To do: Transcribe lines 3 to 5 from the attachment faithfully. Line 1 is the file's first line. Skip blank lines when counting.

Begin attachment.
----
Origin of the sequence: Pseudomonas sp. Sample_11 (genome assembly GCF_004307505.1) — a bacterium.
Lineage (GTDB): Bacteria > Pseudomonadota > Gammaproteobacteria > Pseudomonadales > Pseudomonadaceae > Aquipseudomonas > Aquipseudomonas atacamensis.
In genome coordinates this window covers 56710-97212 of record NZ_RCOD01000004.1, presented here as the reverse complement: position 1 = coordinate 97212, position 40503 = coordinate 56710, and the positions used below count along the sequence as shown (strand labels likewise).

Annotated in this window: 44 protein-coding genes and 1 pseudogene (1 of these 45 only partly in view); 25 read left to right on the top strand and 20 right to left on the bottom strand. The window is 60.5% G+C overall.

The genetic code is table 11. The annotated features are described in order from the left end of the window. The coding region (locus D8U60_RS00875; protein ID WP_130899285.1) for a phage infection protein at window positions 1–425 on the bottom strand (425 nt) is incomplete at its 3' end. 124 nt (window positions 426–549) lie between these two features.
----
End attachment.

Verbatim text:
In genome coordinates this window covers 56710-97212 of record NZ_RCOD01000004.1, presented here as the reverse complement: position 1 = coordinate 97212, position 40503 = coordinate 56710, and the positions used below count along the sequence as shown (strand labels likewise).

Annotated in this window: 44 protein-coding genes and 1 pseudogene (1 of these 45 only partly in view); 25 read left to right on the top strand and 20 right to left on the bottom strand. The window is 60.5% G+C overall.

The genetic code is table 11. The annotated features are described in order from the left end of the window. The coding region (locus D8U60_RS00875; protein ID WP_130899285.1) for a phage infection protein at window positions 1–425 on the bottom strand (425 nt) is incomplete at its 3' end. 124 nt (window positions 426–549) lie between these two features.